Interview With A Sergeant

When I was still at the Far East Network Newsroom, I expressed my disappointment with the feature news coming out of Vietnam in the “Stars & Stripes”. One of my co-workers, a Marine sergeant, asked me if I could do better. I didn’t know. However, in June I was in the Army’s 249th General Hospital, where wounded were sent before being sent back to the States. I talked to many of the troops, from some paratroopers with stomach wounds to helicopter pilots when I was moved to the Junior Officers’ ward. This gave me the chance to write the following. The Marine sergeant agreed I could do and did better than what was in “Stars & Stripes.”

So you want an interview.

You want to know what War is like;

What I feel and what I think;

How I lead my men.

Have you ever been in a war?

I didn’t think so!

If you had, you wouldn’t ask;

You couldn’t ask.

But you did ask, so I’ll try to explain.

Maybe I can understand, myself.

And understand myself.

To begin with, I’d say it’s Duty—

Or, a better word, Order.

A matter of my being ordered into combat

As a soldier

To restore order in the chaos—

In order to have Peace.

And you, an information specialist,

Ordered to interview me in this hospital.

You sit here, a thousand miles from combat

And try to imagine our feelings.

And you can.

But you can never feel our


You want to interview me?

Okay, but we’ll talk about you.

You sit here and feel guilty

Because I’ve been wounded,

And you haven’t fired a weapon

Since basic training.

So you’re extra nice to a

Grouchy guy like me,

And you ignore my rudeness.

But you shouldn’t regret not going

Any more than I regret going.

You’ve got your orders

And I have mine,

And we’ll have some in the future.

And we’ll both do them without regrets

Because the good soldier is never sorry,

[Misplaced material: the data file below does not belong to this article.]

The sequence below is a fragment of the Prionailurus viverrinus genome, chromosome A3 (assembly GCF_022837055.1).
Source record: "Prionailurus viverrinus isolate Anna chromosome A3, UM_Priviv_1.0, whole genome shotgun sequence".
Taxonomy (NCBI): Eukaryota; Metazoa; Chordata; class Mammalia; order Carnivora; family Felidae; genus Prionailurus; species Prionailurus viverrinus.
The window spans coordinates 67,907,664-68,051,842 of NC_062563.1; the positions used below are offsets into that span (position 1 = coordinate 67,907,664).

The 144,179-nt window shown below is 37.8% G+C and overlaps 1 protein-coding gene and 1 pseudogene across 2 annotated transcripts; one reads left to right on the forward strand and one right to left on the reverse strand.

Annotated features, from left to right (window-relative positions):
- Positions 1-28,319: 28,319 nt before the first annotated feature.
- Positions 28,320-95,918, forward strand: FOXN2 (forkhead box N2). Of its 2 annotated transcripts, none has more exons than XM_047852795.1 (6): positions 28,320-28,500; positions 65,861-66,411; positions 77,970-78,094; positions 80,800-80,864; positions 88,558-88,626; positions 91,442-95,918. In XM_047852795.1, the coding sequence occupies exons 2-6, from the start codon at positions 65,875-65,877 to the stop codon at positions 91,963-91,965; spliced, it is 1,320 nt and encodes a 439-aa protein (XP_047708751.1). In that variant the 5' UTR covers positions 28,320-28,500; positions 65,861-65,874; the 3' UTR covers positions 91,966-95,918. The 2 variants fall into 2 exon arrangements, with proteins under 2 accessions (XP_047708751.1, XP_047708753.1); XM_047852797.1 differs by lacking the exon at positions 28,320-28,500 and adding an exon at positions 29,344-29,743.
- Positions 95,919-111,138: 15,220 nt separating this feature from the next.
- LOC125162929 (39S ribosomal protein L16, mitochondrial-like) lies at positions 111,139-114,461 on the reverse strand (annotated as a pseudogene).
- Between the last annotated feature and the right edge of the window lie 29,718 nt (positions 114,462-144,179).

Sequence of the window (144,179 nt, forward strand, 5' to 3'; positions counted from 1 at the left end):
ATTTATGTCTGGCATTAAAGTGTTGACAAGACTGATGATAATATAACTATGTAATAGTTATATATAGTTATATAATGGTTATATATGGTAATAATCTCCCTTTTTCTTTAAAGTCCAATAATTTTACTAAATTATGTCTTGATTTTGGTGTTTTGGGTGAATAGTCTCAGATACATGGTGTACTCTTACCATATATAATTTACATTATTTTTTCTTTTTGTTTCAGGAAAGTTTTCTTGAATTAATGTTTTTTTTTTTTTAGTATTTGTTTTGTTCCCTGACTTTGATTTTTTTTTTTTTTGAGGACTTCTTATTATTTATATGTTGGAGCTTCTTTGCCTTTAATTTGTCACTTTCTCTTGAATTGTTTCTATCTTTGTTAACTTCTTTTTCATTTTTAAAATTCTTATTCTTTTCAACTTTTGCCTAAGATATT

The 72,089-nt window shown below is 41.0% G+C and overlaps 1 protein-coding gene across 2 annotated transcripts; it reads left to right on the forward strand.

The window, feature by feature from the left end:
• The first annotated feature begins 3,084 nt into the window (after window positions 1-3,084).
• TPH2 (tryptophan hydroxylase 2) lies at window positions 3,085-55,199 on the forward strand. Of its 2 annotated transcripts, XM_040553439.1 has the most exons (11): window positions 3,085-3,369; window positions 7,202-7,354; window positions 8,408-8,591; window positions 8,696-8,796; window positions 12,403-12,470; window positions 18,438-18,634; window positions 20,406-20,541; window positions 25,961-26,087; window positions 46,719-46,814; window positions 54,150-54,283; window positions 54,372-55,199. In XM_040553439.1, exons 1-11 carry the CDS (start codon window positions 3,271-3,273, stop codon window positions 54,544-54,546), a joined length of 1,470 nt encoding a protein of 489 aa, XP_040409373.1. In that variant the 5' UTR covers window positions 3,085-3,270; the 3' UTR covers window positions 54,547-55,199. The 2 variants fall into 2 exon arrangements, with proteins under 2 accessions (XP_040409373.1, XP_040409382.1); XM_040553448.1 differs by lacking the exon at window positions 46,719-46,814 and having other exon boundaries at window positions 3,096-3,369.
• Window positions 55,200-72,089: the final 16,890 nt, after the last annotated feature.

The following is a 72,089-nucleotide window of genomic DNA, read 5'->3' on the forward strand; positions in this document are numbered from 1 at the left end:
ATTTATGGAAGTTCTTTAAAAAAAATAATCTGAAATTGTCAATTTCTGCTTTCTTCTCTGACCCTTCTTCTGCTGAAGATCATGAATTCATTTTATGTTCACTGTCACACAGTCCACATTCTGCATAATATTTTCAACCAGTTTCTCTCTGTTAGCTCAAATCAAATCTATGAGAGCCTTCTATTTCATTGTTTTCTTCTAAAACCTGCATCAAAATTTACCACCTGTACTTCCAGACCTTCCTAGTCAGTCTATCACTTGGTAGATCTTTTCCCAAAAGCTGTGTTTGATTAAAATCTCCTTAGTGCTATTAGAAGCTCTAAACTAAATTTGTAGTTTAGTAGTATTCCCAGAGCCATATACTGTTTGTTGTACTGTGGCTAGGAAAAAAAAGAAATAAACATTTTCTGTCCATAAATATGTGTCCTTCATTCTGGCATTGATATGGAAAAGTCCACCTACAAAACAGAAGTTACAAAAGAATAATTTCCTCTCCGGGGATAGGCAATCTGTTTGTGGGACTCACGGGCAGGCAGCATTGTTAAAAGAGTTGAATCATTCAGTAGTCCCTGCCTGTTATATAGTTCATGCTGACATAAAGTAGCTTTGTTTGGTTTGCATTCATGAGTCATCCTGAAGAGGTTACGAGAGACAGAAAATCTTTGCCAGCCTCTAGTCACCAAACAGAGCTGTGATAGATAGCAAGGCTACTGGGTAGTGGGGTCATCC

And the sorry soldier is never good.

What’s War like?

Ask the kid there is the next bed.

He’ll tell you that it’s fear.

At first, you’re afraid of being afraid;

And then you taste the real fear, itself,

As you look for an enemy who’s looking for you

And you both secretly hope you’ll never meet.

And then, one day,

You’re no longer afraid,

And that scares you even more

Because then you’re afraid

Of yourself.

Or ask one of the other guys.

Any one – or all.

They’ll tell you

War is Nature turned around.

In the middle of the day

It’s dark with fear.

In the middle of the night, it’s

Bright with hope.


Or you can suddenly be cold

In the jungle heat—

Cold and dark and all alone.

Or you can be hot

In the chill of the night.

It doesn’t make sense.

But War never does.

Ask any one the men here

What War is like,

And they’ll all give you the same answers

Which will all be different.

Ask ’em again, and

They’ll all give you different answers,

Which will all be the same.

Ask me.

What’s War like?

Don’t ask.

I hope you never find out.

249th General Hospital, Camp Drake, Japan, 1967

Dick Rose is the author of this piece that was aired on Armed Forces Radio back in 1967 in the Far East network. Dick is a Vietnam Veteran. His upcoming collection, “Vietnam Through Rose Colored Glasses” and video will feature this article.